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Making Sense of All That Data

Deep Data

Transforming Big Data Information into Deep Data Insights

Yesterday I posted a question to several of the groups I belong to on LinkedIn. It was related to several of the things I’m interested and involved in: Systems Thinking, Knowledge Management, and Decision Modeling. It was somewhat informed, as well, by an article appearing in the Huffington Post, where Otto Scharmer, a Senior Lecturer at MIT and founder of the Presencing Institute, talks about the need to make sense of the huge and growing amounts of data we have available to us. He argues the importance of turning from “Big” data, where we mainly look outward in our attempt to understand what it is telling us about markets and our external influence, to “Deep” data, where we begin looking inward to understand what it’s telling us about ourselves and our organizations and how we get things done.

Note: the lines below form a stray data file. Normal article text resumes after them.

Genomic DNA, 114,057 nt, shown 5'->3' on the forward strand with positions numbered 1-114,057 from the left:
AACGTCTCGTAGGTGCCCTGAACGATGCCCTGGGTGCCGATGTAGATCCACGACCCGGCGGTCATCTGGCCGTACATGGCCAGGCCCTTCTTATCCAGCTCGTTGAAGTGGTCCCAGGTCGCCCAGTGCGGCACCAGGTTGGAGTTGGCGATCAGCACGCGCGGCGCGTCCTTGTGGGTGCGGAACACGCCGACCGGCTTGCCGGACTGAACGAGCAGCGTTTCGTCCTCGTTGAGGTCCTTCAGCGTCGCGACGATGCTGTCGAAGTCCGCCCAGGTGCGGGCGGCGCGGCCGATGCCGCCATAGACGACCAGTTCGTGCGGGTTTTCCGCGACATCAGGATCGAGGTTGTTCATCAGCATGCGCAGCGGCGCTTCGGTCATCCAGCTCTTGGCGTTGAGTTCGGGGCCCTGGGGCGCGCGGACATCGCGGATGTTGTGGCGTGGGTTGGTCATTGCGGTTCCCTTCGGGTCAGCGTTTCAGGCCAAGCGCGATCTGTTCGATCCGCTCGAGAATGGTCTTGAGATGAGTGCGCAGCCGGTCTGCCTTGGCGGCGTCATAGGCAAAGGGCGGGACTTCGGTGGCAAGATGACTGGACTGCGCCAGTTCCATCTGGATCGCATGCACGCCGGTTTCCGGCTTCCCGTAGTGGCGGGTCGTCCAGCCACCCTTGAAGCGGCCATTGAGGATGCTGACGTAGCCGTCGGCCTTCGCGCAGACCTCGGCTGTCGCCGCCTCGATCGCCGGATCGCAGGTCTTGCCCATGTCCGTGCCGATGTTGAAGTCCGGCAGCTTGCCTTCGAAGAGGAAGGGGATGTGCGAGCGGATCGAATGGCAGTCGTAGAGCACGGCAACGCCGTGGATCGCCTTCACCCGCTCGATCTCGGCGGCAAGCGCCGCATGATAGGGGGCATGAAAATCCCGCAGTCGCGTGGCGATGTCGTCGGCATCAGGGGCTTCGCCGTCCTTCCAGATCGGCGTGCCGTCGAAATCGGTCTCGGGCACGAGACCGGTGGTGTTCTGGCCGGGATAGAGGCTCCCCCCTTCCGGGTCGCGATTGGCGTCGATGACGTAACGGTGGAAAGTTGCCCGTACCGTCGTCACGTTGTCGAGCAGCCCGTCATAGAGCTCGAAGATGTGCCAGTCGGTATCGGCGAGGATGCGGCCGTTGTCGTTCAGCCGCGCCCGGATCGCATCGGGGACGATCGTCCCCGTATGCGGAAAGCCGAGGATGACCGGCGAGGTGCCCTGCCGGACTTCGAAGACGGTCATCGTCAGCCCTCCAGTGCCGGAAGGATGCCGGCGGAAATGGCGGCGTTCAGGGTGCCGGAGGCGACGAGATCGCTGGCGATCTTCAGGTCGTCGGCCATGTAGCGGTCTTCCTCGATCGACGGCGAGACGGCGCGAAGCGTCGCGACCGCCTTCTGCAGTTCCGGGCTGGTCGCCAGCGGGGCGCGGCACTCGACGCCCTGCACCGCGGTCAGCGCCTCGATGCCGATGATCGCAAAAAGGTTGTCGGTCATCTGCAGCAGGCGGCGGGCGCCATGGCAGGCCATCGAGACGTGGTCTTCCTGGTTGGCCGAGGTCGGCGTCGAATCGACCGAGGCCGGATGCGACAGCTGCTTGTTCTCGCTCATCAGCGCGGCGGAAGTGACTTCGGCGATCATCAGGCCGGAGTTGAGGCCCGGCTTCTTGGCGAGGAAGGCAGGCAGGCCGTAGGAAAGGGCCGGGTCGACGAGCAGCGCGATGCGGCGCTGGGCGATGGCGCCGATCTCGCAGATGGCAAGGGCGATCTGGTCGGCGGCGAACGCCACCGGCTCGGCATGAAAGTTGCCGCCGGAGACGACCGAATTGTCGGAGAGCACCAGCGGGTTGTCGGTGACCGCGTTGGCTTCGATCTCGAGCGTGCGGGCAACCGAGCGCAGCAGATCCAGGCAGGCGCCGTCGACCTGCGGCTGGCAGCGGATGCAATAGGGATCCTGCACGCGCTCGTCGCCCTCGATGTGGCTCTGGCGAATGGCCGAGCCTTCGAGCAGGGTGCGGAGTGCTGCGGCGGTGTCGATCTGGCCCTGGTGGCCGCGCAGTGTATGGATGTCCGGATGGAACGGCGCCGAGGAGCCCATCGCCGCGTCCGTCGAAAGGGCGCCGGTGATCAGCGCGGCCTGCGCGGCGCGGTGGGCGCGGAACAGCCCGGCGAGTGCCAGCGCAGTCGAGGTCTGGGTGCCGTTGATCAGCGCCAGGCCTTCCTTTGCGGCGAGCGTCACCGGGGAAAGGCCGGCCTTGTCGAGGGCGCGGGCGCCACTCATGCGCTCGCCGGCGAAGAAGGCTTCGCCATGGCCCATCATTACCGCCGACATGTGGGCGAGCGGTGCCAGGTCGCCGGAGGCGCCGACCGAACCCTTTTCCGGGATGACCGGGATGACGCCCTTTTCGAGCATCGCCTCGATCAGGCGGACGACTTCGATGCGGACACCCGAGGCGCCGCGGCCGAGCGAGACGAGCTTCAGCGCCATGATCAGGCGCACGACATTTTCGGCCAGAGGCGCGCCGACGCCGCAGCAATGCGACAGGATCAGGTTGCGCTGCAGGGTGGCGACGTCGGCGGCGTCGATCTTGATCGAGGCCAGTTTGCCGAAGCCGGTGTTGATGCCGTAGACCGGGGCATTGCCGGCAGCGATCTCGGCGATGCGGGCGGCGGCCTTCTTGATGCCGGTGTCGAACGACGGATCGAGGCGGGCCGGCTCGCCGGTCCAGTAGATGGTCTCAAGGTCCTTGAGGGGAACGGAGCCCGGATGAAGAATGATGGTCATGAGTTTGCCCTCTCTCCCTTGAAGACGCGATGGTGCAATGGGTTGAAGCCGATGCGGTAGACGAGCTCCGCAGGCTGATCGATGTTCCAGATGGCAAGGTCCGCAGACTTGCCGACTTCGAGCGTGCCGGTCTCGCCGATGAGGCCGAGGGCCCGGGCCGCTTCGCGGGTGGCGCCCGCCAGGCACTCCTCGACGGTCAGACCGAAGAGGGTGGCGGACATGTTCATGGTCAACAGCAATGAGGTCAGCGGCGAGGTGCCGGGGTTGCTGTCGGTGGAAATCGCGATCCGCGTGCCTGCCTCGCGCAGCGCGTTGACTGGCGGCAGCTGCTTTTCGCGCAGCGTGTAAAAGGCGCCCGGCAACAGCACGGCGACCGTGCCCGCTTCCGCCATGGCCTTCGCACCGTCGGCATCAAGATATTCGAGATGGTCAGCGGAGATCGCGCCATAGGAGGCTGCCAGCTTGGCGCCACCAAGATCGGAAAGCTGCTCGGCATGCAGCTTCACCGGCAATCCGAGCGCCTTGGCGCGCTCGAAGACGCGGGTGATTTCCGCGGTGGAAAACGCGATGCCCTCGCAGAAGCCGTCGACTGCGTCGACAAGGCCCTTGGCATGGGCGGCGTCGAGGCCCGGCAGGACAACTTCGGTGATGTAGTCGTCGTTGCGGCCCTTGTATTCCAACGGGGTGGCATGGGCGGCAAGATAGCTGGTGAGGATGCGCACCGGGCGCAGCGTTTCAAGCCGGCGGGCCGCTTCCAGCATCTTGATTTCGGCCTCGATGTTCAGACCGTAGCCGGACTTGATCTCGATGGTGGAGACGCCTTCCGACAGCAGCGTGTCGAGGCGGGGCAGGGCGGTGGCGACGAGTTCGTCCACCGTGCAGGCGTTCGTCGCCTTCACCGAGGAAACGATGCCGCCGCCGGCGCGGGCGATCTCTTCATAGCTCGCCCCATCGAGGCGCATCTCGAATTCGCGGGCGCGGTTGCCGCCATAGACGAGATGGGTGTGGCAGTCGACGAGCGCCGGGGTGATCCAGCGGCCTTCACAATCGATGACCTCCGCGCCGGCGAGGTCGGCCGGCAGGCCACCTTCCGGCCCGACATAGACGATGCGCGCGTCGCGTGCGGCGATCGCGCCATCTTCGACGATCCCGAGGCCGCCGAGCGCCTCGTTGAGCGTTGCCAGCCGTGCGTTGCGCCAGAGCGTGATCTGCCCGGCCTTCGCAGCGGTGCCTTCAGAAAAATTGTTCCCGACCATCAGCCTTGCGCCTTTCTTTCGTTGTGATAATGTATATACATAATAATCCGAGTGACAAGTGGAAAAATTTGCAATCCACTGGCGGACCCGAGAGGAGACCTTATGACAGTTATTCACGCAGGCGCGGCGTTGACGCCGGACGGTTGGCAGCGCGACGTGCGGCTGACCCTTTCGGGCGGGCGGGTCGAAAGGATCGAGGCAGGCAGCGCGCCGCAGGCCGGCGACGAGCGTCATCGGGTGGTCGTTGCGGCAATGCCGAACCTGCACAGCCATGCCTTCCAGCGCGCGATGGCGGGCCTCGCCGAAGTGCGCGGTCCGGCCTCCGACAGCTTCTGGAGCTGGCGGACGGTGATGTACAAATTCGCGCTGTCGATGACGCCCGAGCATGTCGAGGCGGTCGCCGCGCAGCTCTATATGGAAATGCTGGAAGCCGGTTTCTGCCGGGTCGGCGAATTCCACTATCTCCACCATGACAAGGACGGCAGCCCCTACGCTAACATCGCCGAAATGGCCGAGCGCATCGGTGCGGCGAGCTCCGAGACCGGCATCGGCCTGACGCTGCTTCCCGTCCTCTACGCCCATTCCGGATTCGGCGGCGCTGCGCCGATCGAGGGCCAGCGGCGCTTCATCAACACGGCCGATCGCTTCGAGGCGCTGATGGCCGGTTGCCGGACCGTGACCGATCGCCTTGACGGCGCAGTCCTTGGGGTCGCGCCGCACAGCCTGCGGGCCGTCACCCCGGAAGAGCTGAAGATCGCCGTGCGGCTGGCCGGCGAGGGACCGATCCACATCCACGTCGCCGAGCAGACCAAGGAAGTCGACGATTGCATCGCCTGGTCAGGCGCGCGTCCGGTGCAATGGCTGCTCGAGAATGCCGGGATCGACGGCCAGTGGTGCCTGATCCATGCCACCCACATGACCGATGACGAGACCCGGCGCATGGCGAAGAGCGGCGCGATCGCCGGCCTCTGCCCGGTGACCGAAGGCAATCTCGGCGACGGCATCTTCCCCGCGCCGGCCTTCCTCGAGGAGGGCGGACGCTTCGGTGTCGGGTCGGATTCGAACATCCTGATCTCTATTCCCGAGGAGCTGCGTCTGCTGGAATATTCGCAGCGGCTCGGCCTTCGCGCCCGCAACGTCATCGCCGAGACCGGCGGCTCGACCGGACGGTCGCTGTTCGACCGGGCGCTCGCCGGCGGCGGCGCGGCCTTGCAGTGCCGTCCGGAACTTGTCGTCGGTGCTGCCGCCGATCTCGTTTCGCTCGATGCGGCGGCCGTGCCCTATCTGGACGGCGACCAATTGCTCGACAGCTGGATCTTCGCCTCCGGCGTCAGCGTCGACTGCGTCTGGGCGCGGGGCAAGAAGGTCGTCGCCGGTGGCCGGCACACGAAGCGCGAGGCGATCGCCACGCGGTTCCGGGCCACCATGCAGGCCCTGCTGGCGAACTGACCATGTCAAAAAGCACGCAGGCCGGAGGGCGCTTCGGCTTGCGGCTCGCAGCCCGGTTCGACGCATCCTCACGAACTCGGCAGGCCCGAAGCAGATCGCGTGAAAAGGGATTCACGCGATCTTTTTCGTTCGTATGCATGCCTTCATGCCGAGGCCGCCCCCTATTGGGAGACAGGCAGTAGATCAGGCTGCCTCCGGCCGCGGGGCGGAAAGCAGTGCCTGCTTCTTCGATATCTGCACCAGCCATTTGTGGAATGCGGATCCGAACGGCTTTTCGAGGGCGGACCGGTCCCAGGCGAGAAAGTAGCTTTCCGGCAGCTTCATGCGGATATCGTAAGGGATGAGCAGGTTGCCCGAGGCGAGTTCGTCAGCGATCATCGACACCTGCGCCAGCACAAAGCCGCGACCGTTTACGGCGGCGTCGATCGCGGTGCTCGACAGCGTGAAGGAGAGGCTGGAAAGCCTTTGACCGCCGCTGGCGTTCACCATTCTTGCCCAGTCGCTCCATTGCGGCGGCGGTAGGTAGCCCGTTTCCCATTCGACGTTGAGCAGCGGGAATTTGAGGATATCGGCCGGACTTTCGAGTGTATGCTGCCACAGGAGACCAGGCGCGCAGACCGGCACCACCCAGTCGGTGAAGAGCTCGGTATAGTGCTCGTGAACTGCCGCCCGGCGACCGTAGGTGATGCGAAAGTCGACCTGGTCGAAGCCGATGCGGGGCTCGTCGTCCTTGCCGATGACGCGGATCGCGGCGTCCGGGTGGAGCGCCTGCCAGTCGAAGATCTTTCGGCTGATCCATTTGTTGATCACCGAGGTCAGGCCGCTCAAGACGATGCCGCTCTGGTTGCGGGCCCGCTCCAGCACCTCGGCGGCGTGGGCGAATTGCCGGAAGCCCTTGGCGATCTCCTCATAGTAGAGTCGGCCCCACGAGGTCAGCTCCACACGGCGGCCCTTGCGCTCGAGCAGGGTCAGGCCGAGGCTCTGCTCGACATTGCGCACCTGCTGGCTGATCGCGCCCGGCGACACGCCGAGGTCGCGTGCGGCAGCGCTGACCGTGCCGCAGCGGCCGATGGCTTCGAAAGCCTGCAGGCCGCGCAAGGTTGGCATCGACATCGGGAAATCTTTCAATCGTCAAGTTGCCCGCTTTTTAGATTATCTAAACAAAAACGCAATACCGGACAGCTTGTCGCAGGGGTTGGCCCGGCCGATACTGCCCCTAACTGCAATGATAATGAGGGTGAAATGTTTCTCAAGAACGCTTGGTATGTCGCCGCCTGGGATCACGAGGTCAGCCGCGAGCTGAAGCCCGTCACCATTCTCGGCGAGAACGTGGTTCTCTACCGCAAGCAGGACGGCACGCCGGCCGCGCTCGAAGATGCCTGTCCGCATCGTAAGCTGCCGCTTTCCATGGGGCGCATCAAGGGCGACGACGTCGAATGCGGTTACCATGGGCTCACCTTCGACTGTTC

The question I asked was designed to seek out capabilities and functionality that people would like to have, but that is currently unavailable. My interests include working with others to understand and provide for those needs, if possible. I thought I would present the question here as well, where it will remain a part of my online presence and, hopefully, might elicit some useful responses. Here it is:

With the growing proliferation and importance of data — a development at least one author and MIT Lecturer has suggested is moving us from the information technology era to the data technology era — what tools would you like to see become available for handling, understanding, and sharing the new types of information and knowledge this development will bring?

In other words, what would you need that you don’t have today? What types of technology do you think would offer you, your colleagues, and your organizations a greater ability to make use of data to bring about a transformation from primarily siloed, outward looking data to collaborative, inward looking data as well?

I would love to hear of any ideas you might have regarding the kinds of tools or apps you could use to better deal with data by turning it into useful information and knowledge . . . perhaps even a smidgen of understanding and wisdom.

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About Rick Ladd